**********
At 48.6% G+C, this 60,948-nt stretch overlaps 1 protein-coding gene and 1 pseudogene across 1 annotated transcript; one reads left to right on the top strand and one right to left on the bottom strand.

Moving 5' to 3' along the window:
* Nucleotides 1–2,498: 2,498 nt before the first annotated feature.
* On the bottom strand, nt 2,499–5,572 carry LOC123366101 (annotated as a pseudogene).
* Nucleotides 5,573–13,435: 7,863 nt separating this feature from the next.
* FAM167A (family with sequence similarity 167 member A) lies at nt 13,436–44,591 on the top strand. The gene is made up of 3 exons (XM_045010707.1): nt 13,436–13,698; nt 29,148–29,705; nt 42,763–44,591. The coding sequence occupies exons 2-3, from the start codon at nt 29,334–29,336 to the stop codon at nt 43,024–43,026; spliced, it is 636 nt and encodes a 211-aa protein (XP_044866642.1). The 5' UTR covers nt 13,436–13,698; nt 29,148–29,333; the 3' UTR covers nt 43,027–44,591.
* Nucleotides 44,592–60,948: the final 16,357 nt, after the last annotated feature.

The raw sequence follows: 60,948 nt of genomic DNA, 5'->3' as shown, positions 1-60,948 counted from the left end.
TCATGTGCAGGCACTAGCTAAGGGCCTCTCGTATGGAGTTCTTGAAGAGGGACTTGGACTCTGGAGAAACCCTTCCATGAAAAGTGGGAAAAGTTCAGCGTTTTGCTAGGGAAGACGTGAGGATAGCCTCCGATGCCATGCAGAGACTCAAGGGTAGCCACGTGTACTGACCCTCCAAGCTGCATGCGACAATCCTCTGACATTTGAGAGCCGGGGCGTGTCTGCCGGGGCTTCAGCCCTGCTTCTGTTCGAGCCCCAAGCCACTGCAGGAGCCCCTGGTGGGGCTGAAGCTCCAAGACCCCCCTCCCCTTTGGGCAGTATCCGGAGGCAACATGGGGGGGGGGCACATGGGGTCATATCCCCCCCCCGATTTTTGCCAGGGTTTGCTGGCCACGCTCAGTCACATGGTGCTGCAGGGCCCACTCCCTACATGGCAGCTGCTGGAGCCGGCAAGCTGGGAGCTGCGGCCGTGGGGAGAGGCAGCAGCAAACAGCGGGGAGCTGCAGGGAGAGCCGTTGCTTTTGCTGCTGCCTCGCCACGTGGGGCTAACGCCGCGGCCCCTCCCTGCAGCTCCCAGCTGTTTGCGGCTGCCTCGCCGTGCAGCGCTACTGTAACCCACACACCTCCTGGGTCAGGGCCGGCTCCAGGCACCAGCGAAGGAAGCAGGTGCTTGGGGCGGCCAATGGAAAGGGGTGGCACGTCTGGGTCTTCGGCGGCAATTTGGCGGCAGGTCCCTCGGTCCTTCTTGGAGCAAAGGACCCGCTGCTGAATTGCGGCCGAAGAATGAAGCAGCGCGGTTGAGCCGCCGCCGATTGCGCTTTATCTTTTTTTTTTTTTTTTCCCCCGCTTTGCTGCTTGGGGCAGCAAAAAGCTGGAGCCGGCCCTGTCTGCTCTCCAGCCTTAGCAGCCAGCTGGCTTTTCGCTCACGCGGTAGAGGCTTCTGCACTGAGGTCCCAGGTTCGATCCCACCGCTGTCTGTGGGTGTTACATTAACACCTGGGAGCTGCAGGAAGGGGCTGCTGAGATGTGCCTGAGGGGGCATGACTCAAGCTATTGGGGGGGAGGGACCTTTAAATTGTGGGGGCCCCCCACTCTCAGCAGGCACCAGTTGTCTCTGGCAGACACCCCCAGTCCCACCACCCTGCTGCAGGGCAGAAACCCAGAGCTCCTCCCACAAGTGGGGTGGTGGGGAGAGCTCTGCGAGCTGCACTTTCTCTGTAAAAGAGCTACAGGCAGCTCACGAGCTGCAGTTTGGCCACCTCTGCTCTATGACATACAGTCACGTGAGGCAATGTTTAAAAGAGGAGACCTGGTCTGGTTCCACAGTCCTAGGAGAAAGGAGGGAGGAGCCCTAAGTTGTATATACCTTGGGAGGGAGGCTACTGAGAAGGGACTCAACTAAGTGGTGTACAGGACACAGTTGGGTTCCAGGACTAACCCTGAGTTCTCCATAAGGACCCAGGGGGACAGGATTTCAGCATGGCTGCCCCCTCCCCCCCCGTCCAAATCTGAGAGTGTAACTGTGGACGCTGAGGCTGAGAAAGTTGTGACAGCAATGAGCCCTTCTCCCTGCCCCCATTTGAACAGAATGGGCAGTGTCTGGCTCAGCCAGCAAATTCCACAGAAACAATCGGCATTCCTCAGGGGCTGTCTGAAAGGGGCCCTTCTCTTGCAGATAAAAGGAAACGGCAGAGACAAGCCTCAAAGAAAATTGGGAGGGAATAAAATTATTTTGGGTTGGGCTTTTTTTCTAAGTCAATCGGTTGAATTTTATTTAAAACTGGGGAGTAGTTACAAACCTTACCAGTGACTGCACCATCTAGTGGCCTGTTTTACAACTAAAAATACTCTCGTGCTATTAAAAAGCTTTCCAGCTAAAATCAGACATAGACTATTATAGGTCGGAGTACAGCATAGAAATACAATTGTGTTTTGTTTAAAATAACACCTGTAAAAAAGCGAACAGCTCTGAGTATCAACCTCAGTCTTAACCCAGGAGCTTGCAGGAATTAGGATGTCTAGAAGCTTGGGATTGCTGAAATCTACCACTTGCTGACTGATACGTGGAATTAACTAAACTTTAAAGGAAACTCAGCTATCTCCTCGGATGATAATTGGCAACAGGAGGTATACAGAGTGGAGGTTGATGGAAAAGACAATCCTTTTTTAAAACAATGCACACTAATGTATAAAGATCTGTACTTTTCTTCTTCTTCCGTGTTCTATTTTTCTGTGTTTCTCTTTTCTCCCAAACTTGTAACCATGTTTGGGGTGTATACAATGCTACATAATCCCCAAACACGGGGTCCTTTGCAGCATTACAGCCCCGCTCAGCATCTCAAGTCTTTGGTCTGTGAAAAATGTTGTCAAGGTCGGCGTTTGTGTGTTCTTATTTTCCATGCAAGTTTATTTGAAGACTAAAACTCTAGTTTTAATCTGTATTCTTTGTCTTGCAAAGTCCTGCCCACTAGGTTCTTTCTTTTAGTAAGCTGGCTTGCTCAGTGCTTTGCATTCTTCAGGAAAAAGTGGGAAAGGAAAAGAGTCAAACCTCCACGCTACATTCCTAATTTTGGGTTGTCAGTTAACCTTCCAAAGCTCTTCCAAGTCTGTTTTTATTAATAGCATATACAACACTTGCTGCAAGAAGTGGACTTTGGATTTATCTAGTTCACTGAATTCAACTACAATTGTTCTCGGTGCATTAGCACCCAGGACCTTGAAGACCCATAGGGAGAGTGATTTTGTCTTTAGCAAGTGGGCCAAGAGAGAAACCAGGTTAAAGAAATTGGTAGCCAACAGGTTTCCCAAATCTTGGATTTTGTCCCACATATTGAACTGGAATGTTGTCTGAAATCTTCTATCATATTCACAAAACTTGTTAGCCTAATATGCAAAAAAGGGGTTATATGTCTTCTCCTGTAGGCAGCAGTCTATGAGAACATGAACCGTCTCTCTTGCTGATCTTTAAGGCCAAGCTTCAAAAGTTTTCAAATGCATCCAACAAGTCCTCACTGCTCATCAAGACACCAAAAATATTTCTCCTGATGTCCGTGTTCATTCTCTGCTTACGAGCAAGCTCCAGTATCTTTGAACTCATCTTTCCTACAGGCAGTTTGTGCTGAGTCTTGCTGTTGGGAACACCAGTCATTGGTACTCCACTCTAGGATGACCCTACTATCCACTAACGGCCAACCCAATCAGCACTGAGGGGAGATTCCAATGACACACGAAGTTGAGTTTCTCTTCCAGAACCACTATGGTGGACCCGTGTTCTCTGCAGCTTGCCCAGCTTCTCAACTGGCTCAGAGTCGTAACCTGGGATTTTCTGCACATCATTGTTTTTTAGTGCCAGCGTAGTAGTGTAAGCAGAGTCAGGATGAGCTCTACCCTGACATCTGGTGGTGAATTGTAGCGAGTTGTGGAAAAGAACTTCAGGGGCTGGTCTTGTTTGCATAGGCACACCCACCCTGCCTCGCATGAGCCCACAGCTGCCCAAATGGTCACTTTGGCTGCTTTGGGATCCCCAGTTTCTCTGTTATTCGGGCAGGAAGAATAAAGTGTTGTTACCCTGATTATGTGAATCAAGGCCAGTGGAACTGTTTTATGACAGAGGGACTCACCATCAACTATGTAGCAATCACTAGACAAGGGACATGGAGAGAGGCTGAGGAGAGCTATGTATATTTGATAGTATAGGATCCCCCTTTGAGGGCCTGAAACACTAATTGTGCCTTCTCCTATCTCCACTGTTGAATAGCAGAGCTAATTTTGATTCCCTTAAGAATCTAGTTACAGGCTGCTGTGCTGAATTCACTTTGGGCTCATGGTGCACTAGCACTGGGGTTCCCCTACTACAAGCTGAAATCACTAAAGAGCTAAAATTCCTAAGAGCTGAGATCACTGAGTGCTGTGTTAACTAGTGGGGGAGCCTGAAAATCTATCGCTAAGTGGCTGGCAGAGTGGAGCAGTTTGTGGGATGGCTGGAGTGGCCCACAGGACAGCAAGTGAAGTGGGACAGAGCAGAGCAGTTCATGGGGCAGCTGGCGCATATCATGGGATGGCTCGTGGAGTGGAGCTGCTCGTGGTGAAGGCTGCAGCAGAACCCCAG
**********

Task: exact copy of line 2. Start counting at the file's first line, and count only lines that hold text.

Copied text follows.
Moving 5' to 3' along the window: